Design: Horvath's 'Motion' mixes business with pleasure

StoryImage( ‘/Images/Story//Auto-img-111825111613915.jpg’, ‘Photo provided’, ‘Gene Horvath's 'Suspended Motion'.’);

Rockford area business leaders, arts supporters, outdoor enthusiasts and more gathered June 6 to formally dedicate Suspended Motion, originally commissioned by Bengt and Mary Kuller in 1986 for Enkel Corporation in Machesney Park, and relocated to its current site at the entrance to Sinnissippi Gardens in December after donating the piece to Rockford Art Museum.

Among the crowd were several family members and friends of creator Gene Horvath (1927-1995), often called Rockford’s most prolific sculptor. More than a dozen pieces of his artwork are on display throughout the area.

“This dedication ceremony was a wonderful opportunity for Horvath’s family to celebrate his body of work with the Rockford community,” said Pat Hayes, cultural arts manager of Rockford Park District.

Although Horvath specifically designed Suspended Motion to stand at the entrance of Enkel and resemble the high-speed cylinders the corporation made, the sculpture has just as much relevance standing at the entrance to the gardens.

“Its relocation to the banks of the Sinnissippi, which means ‘clear-flowing,’ still works well with the idea of motion,” said Horvath’s son Steve, a featured speaker at the ceremony.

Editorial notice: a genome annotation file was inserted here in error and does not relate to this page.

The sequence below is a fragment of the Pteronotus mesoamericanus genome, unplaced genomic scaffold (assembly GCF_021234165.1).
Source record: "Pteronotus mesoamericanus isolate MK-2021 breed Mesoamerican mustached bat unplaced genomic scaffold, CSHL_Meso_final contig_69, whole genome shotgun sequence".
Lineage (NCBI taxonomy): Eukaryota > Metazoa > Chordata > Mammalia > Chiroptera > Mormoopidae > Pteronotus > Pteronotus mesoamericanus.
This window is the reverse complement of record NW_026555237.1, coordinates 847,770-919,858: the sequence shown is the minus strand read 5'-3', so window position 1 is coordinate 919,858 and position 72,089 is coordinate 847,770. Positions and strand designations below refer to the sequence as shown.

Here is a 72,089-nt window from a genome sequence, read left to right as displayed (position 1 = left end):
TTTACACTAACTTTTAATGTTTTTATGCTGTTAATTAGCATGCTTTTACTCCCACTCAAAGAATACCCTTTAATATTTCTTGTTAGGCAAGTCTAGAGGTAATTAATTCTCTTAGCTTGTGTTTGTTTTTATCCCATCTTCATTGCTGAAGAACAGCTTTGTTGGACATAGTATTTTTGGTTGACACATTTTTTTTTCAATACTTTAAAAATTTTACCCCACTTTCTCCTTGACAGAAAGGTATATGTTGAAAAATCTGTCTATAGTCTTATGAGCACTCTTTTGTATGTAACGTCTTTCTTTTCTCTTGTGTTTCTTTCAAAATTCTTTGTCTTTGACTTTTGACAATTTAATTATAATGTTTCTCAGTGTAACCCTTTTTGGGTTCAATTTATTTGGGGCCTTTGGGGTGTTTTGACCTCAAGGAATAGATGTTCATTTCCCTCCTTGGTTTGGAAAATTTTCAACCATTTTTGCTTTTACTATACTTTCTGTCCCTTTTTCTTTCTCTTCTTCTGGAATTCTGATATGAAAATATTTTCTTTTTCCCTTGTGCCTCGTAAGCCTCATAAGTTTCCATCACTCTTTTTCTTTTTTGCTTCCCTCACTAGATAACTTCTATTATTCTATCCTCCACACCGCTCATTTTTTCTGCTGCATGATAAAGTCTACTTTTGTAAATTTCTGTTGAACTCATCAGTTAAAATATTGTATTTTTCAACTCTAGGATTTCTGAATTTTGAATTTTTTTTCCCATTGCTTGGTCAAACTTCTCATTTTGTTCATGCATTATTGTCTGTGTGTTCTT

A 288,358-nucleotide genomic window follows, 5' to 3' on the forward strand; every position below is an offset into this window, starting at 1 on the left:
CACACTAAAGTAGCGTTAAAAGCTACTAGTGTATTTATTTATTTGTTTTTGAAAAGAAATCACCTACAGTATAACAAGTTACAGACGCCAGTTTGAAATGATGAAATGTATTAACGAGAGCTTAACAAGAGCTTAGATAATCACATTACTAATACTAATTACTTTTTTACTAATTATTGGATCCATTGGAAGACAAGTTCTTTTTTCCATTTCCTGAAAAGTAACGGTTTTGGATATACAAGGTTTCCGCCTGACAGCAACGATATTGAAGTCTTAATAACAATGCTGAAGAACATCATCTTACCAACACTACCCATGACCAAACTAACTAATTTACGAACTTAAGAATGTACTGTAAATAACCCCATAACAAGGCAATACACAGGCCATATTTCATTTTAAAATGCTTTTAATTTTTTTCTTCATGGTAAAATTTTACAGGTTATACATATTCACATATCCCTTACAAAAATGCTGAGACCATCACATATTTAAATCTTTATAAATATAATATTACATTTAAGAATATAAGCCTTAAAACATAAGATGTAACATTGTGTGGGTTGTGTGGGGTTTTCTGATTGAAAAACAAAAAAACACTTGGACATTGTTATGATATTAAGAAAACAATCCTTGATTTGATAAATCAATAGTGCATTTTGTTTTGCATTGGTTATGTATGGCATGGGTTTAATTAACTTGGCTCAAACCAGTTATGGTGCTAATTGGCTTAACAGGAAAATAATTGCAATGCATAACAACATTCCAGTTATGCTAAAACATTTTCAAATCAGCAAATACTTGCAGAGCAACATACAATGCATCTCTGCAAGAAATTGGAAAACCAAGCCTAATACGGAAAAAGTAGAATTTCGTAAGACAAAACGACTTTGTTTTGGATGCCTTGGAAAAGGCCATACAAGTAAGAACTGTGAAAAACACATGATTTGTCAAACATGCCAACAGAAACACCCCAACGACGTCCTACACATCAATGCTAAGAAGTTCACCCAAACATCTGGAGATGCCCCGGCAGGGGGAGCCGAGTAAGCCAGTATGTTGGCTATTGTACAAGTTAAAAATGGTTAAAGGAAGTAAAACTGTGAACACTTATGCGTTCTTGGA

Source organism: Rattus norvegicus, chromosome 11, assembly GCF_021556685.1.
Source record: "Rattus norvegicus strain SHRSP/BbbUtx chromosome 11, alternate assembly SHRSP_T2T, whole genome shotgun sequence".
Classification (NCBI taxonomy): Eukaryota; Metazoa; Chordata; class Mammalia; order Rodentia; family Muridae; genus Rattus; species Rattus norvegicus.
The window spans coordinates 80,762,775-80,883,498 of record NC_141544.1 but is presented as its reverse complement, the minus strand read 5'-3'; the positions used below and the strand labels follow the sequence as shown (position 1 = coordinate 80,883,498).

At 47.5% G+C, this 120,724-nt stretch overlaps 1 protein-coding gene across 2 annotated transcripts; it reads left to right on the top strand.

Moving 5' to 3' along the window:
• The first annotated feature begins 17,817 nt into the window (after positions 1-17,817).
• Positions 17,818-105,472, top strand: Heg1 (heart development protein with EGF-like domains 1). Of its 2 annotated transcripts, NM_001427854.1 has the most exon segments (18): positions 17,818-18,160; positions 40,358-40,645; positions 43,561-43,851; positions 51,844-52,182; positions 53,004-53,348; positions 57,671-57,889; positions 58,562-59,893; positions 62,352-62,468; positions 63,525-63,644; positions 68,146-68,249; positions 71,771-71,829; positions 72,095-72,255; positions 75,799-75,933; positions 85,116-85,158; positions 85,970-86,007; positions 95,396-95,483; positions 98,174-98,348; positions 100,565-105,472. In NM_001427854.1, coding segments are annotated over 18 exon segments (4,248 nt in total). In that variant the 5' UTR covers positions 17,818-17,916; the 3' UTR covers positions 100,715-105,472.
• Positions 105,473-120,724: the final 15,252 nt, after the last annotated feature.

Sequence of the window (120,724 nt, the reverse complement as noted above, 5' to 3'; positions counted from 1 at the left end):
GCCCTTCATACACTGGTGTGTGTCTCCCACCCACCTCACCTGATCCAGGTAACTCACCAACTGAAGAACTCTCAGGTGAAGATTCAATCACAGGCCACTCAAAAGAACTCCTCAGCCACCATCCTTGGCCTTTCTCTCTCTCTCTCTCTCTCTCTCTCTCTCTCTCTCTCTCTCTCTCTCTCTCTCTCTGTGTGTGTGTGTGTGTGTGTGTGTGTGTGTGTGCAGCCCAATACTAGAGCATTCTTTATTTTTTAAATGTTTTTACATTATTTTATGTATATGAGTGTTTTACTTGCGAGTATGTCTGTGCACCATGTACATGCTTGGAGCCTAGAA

Other featured speakers were Richard Behr and Bengt Kuller, with opening remarks by Ald. Doug Mark (City of Rockford, 3rd ward) and closing by Charlotte Hackin, Rockford Park District commissioner.

“Suspended Motion has all the elements you could want in a sculpture: detailed craftsmanship, emotional ties, excellent design, well-positioned and enduring material,” said Behr, “We should all be very proud to have this here in Rockford.”

“Mary and I are delighted with the results and the site, and hope Suspended Motion will stay here forever,” said Kuller.

The project reflects many personal and financial commitments from many individuals and organizations, notably: Bengt and Mary Kuller, Richard and Lon Behr, and G& M Construction. Project coordinators were Sam Darby, architect, and John R. Cook Associates, landscape architect.

The ceremony was made possible by Rockford Area Arts Council, Rockford Area Convention & Visitors Bureau, Rockford Art Museum and Rockford Park District.

Suspended Motion, a stainless-steel sculpture that stands 16 feet high, was installed along the Rock River Recreation Path in Sinnissippi Gardens, near the intersection of Illinois Highway 251 and Ethel Avenue. For more information on Gene Horvath, visit

From the June 8-14, 2005, issue

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